GREAT BARRIER REEF
// Outlook Report 2014
3.4.3 Primary production
Most food webs are based on primary production — the production of food by photosynthesis using energy from the sun. It is closely linked to concentrations of available inorganic nutrients.124 In tropical marine ecosystems such as the Great Barrier Reef, primary production is undertaken by plants such as macroalgae, turf algae, seagrasses and mangroves, and, in large part, by phytoplankton and symbiotic algae in corals and some other animals (such as giant clams). The presence of elevated levels of chlorophyll a, together with extensive phytoplankton blooms following the discharge of nutrient-rich flood waters, suggests open water (pelagic) primary production in inshore areas of the southern two-thirds of the Region is significantly affected by elevated nutrient loads.46,124,125 This in turn affects zooplankton populations, such as larvae of the crown-of-thorns starfish (Section 3.6.2).125 Certain primary producers, such as seagrasses, have declined in some areas, resulting in a loss of primary production, especially in central and southern areas.83,126 However, there is evidence of increased macroalgae at some reefs127, indicating a possible increase in primary production.
Some seafloor primary producers, such as seagrass have declined; others such as macroalgae may be more abundant.
Consuming plants for food (herbivory) is a key process for the health and resilience of tropical marine ecosystems, including coral reefs96,128,129. Herbivores have a particularly important role in maintaining reef ecosystems — without their constant presence, many reefs would be rapidly overtaken by algae that compete with corals for space to establish and grow.96,128 Fish are important herbivores in the coral reef habitats of the Great Barrier Reef.129 Studies on the Great Barrier Reef suggest that populations and diversity of herbivorous fishes continue to be sufficient to control algal growth on most offshore reefs128,130, in part because there is minimal direct pressure on their populations. Dugongs and green turtles are important herbivores in seagrass meadow habitats.131,132,133,134 Dugongs forage mainly on seagrass, and green turtles on seagrass and macroalgae. The dugong population has declined significantly in the southern two-thirds of the Region135 but remains stable for the area north of Cooktown (see Section 2.4.17). Populations of green turtle in the Region are still affected by legacy impacts of commercial harvesting (see Figure 2.1). The southern population is now increasing while the northern population is showing early signs of decline after previous significant increases (see Section 2.4.11). Population changes affect levels of herbivory in the Region which can in turn affect seagrass community structure and productivity.136 Levels of herbivory are likely to have been affected by recent broadscale losses in seagrass abundance (see Section 2.3.4).33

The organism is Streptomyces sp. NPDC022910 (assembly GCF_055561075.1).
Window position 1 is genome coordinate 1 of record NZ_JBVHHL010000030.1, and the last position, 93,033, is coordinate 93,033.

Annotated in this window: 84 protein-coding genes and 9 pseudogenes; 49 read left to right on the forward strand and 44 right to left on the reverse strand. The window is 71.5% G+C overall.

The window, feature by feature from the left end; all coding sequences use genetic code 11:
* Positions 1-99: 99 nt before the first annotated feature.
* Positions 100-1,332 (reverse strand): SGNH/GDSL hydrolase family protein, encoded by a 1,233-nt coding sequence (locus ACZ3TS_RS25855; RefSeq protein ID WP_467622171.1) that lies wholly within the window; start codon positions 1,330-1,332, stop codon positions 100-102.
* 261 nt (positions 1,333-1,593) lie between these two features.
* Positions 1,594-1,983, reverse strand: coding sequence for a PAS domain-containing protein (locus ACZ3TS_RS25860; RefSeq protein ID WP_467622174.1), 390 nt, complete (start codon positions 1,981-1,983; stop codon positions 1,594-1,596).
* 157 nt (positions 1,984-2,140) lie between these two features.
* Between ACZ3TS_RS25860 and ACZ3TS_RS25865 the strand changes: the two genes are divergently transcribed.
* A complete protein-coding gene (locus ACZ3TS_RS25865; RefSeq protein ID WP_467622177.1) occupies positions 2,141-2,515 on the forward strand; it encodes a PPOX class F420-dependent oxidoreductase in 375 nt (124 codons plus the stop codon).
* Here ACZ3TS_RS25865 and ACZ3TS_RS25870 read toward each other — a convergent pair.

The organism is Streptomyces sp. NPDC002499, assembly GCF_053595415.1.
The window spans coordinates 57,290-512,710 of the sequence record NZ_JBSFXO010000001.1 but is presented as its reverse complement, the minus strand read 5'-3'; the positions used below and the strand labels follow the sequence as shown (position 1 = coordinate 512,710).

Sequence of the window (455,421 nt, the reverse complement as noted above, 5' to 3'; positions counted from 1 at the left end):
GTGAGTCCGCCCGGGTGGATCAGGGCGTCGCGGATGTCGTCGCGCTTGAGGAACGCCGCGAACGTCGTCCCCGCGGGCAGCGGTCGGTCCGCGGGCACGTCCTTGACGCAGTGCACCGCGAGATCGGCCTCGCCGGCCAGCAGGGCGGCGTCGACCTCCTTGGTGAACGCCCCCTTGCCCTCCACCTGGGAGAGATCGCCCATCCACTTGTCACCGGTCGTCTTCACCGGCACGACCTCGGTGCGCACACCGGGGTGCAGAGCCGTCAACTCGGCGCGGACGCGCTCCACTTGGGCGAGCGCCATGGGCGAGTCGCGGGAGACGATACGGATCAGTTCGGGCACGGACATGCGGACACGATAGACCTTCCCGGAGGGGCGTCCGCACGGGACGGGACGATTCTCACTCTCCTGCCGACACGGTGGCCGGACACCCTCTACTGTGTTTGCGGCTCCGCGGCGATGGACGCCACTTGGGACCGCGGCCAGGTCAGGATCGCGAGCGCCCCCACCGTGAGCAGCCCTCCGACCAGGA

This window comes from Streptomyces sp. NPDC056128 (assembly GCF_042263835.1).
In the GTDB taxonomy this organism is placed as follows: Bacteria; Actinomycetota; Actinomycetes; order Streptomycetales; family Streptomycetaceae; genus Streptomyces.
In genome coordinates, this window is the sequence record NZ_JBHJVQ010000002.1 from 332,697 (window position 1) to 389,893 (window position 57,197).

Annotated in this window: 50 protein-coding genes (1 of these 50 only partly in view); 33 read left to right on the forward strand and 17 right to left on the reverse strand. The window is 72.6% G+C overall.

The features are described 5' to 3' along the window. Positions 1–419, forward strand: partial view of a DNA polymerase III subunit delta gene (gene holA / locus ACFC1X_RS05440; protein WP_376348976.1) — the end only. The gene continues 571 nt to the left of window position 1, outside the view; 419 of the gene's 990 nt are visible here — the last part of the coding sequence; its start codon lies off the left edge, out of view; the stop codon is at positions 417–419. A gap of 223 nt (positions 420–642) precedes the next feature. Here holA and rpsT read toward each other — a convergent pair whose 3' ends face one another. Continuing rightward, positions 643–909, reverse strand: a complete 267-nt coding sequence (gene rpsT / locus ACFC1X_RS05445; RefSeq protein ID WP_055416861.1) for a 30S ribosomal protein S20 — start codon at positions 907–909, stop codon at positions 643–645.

Declines in dugongs are likely to have affected herbivory in the Region.